Tag Archives: power unused is power useless

To Run the World (Better), Power Up Feminism


In the Spring ’09 edition, On The Issues Magazine writers and artists discuss feminist and progressive values that transcend politics — our Lines In The Sand. I’m pleased to have been asked to contribute this article to the mix.

Were you thinking we were done with elections and could take a few minutes to celebrate a pro-woman administration and a Democratically-controlled Congress that appears ready to embrace pro-choice and pro-equality measures? Sorry, my Sisters. Elections are never over when they are over.

Candidates are already gearing up for 2010 and 2012. It’s critically important that feminists review the lessons of 1992 and its parallels to 2008 so we can avoid repeating mistakes—and more urgently, so we can charge ahead with strategies that advance a bold vision of gender equality and justice.

After all, men have been making America’s political decisions for over 200 years now, and I don’t need to tell you it’s not a pretty picture. Women, especially those not afraid to identify themselves with the F-word, are the change we need. But whether women will be the change we get depends on whether we use the power we have.

For the one constant in politics is that every victory sows the seeds of the next defeat and every defeat sows the seeds of the next victory, unless eternal vigilance is applied. This means using a movement mentality that continually advances bold new ideas and keeps its grassroots watered.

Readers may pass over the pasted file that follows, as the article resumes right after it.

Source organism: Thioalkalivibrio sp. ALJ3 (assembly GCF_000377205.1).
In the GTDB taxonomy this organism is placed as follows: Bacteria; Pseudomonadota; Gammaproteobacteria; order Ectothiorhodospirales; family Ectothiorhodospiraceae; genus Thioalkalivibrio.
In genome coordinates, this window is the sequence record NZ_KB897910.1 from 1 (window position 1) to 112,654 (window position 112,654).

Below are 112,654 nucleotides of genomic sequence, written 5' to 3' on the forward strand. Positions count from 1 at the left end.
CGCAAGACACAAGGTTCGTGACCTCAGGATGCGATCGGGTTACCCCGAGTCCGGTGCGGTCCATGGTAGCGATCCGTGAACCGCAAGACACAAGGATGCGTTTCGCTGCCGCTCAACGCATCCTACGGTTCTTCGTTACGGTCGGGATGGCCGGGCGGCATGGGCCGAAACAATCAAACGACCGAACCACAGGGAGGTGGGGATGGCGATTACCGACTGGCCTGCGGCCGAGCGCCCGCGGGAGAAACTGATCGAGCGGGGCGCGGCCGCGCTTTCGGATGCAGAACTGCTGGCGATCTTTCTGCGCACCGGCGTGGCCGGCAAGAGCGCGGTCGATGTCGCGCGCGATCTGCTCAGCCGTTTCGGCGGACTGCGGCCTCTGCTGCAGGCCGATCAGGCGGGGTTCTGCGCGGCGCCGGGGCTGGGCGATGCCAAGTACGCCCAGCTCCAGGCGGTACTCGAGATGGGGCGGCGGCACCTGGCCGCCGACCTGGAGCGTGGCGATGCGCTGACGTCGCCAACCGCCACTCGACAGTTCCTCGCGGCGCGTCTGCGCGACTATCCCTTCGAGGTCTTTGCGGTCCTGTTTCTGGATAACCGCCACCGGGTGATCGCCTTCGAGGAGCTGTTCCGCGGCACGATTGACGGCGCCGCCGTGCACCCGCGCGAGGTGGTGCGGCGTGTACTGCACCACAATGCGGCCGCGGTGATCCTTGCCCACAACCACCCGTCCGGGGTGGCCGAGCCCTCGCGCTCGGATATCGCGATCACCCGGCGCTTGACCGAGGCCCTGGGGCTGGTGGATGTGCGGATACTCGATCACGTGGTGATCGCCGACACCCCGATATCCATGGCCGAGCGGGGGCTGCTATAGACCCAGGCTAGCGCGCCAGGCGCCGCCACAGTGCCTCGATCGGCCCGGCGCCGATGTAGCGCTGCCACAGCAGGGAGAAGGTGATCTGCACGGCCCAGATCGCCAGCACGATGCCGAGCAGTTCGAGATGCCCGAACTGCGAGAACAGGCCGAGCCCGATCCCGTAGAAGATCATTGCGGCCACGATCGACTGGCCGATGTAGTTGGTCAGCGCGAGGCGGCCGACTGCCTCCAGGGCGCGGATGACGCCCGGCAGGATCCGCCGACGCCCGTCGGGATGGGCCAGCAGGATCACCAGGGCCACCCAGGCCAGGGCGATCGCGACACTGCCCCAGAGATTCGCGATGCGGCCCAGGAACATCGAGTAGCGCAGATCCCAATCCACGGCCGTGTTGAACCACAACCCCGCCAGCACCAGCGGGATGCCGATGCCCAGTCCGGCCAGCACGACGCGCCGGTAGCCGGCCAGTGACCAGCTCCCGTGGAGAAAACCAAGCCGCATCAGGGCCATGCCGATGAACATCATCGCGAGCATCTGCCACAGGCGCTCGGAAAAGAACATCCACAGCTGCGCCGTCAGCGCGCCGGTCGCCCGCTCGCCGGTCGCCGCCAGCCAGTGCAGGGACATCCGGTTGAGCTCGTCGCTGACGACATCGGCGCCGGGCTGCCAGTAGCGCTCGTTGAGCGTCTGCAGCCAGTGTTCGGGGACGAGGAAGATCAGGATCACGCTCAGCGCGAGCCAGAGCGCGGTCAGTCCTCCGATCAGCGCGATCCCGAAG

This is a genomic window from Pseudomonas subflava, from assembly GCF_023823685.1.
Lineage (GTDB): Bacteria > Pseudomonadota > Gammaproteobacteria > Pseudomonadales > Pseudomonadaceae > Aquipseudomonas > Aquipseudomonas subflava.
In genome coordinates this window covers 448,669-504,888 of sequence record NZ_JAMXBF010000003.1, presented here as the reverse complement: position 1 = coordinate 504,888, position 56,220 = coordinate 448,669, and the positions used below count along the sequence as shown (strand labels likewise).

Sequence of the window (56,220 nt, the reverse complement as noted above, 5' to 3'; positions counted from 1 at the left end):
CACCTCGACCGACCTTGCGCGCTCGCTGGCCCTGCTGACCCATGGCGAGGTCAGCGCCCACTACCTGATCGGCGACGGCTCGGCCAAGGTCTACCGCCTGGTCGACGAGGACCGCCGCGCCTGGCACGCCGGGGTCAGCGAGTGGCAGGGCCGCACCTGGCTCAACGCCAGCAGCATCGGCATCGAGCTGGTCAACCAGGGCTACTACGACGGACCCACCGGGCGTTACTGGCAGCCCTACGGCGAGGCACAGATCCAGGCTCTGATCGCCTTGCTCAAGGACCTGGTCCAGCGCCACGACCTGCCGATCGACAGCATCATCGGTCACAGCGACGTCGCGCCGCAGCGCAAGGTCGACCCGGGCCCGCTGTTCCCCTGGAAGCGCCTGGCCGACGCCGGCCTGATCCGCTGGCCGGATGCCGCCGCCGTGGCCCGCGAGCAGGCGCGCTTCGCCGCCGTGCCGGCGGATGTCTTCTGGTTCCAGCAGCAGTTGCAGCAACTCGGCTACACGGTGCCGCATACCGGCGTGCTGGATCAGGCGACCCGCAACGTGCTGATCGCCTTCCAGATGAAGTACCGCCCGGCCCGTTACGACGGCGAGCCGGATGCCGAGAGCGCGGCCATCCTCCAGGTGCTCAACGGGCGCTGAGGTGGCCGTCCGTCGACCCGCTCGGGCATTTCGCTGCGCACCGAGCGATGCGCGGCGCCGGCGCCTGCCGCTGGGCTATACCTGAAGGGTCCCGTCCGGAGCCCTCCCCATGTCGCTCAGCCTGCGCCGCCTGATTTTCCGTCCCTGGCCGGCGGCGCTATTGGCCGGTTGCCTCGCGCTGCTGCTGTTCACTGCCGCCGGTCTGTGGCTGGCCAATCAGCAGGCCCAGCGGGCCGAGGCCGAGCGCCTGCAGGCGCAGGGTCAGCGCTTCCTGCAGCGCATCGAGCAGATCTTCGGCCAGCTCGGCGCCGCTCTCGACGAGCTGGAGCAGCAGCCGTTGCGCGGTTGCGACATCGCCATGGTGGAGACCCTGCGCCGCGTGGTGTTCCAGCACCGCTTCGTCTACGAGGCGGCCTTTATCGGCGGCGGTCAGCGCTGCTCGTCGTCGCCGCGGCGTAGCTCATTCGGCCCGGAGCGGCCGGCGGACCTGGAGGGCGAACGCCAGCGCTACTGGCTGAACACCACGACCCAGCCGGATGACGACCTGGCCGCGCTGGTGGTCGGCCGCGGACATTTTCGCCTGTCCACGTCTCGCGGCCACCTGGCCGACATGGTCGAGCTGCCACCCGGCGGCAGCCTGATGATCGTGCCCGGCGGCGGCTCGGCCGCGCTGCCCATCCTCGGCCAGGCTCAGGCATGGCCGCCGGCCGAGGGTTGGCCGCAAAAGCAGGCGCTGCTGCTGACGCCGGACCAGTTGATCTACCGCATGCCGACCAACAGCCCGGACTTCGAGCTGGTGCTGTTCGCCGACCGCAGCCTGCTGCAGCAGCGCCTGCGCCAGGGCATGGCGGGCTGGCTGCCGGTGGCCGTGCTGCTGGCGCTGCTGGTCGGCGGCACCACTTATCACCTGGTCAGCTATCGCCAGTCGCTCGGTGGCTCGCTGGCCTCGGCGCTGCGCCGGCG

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WHY WOMEN NEED TO LEARN HISTORY’S ELECTION POWER LESSON

Like many women who identify themselves as feminists, Kathleen Turner and I are divided in our presidential candidate pick. We spent 18 months collaborating on her just-released memoir, Send Yourself Roses: Thoughts on My Life, Love, and Leading Roles.

During that time, we talked about politics quite a bit, because she sees herself as an activist as well as an actor. I rolled my eyes last summer when she announced to me that she’d decided to support Barack Obama and was going stumping for him in North Carolina’s August heat.

I thought it a naïve choice, but Obama had the good sense to invite her to a meeting with a few prominent women and had asked directly for her support. She’d been impressed, as I was when I first met him soon after his 2004 election to the U.S. Senate. And like many people, I was thrilled that the Democratic candidate lineup looked more like America, whereas Republicans were still mired in cookie-cutter white male political hegemony. Nevertheless, it seemed at the time that Hillary Clinton was surging to an unassailable lead for her party’s nomination, so I didn’t need to press too hard on Kathleen to join me in supporting her.

REALITY SHIFTS AND “TRUTH” WITH IT

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